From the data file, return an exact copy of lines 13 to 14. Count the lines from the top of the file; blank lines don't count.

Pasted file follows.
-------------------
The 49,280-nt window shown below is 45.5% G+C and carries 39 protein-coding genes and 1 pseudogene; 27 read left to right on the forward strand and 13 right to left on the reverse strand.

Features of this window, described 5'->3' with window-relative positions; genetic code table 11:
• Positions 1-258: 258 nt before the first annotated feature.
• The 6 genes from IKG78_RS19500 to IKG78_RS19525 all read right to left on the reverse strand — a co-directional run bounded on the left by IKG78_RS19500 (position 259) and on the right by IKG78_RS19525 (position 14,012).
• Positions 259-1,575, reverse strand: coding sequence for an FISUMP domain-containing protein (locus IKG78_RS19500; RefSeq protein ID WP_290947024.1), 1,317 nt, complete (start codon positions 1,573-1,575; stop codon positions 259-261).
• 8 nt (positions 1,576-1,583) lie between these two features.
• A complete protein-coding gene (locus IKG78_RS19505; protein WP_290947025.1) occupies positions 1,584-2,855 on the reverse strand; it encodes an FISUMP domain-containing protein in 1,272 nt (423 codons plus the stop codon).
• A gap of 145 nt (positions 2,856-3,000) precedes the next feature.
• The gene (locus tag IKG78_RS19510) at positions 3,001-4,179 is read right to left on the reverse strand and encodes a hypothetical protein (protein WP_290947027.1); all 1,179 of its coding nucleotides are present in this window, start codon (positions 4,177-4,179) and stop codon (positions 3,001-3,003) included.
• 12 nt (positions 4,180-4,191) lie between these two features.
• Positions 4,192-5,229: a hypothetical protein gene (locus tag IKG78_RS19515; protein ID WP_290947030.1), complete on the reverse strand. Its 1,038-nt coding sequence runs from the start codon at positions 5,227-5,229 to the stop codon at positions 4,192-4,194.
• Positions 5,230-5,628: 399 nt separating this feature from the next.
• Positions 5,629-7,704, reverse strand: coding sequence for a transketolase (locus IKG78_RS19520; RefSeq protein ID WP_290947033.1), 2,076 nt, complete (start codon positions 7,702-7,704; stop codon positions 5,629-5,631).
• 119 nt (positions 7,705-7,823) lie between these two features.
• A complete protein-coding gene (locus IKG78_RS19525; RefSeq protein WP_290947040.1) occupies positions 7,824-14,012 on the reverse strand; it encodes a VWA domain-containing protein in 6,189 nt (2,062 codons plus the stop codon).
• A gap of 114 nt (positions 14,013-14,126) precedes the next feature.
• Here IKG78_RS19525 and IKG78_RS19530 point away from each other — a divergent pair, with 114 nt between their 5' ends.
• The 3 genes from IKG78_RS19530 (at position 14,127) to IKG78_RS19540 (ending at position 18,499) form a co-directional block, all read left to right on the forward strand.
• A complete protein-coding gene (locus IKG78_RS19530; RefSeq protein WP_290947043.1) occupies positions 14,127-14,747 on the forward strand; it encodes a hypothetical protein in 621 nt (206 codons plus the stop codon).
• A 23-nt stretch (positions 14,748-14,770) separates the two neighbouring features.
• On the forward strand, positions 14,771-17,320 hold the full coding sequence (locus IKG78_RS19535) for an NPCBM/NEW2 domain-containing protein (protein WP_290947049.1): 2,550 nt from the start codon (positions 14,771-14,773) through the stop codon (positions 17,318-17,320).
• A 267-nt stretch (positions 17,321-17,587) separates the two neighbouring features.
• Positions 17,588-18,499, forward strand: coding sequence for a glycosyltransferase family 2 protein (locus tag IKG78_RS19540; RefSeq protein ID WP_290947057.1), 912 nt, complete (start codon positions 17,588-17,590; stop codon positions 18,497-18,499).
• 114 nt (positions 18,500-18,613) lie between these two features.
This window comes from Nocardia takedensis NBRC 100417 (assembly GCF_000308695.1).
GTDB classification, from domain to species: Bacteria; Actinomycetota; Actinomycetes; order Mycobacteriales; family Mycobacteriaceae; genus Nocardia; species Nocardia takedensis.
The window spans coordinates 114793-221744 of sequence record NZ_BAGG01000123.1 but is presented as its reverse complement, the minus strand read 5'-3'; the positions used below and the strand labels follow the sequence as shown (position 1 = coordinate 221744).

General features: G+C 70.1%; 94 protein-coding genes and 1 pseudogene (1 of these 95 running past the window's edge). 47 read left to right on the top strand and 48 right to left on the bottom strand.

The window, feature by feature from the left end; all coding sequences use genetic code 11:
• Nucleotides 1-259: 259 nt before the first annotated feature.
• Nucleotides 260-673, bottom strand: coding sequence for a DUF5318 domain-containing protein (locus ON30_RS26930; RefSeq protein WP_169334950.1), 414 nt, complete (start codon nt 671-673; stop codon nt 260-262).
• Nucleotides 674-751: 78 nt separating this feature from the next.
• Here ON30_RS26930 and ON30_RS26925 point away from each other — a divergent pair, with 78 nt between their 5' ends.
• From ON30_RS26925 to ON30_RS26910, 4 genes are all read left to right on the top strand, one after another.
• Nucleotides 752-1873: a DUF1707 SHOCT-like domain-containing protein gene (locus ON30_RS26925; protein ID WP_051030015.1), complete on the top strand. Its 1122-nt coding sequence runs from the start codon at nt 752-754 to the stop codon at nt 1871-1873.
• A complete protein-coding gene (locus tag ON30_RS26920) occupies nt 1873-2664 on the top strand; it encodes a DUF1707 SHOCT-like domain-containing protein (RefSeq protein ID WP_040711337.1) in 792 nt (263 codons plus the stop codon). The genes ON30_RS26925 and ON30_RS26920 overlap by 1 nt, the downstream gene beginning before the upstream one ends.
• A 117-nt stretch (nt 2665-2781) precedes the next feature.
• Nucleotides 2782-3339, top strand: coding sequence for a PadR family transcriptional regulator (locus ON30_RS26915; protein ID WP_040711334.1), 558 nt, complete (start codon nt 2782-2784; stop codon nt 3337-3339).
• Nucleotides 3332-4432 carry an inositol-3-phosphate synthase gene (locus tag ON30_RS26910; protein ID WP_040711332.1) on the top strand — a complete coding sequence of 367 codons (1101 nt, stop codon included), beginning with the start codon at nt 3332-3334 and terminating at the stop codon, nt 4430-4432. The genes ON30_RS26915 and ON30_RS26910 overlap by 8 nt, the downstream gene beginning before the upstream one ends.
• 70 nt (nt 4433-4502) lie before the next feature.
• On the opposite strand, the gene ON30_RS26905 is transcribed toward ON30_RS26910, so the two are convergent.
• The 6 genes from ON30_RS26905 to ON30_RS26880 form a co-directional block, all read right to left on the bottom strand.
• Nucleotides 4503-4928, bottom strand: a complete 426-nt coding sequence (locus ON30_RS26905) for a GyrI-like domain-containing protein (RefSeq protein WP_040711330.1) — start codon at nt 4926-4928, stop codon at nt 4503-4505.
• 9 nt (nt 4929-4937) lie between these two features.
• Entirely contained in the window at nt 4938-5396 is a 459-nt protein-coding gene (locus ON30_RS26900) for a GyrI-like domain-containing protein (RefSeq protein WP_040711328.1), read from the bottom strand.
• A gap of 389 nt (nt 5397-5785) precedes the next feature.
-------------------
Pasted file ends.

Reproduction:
• Positions 5,629-7,704, reverse strand: coding sequence for a transketolase (locus IKG78_RS19520; RefSeq protein ID WP_290947033.1), 2,076 nt, complete (start codon positions 7,702-7,704; stop codon positions 5,629-5,631).
• 119 nt (positions 7,705-7,823) lie between these two features.